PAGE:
Transport of pharmaceutical agents in the body is paramount to therapeutic efficacy. Advances in the past decades have rendered a remarkable improvement of drug delivery strategies, which has helped to increase the bioavailability of therapeutic agents by protecting them from degradation, targeting them to diseased sites, and controlling their circulation time and release rate. Additionally, for most therapeutics, reaching the targets of action require penetration across tissues and/or entry within cells. The design of strategies to control the transport of therapeutic compounds through these physiological barriers has become an imperative and a challenging need in the quest for better therapeutics. This book provides an overview of the current advances in this field, including considerations on the biological regulation and natural mechanisms overcoming these barriers, as well as drug delivery strategies facilitating the transport of drugs and their carriers at the tissue, cell, and subcellular levels.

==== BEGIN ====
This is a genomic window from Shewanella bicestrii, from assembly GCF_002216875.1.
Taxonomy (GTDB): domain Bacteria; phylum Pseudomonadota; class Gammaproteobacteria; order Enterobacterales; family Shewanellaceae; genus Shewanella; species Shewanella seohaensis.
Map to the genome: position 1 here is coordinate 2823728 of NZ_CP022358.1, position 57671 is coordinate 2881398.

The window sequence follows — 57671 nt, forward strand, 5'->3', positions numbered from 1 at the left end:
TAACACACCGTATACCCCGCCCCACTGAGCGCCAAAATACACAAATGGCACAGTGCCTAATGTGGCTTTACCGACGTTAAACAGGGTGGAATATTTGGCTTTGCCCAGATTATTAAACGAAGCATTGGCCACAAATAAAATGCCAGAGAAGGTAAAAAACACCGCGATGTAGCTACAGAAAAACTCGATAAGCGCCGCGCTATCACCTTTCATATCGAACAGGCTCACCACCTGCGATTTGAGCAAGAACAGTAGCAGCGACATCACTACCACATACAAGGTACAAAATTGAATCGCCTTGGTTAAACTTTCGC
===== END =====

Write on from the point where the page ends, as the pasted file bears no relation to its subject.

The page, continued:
Silvia Muro is an associate professor in the Institute for Bioscience and Biotechnology Research and the Department of Bioengineering, University of Maryland, USA. She obtained her PhD in sciences (molecular biology) from Universidad Autonoma de Madrid, Spain. She received a postdoctoral training in drug delivery and obtained a research assistant professor position in the Pharmacology Department at the University of Pennsylvania, USA. Her research focuses on targeting and transport of nanomedicines into and across cells, with emphasis on delivery of biological therapeutics for treatment of inherited enzyme deficiencies. Her work has received awards from the Controlled Release Society, the American Society for Nanomedicine, and others, and since 2012 she is a standing member of the Nanotechnology Study Section [NANO] of the USA National Institute of Health.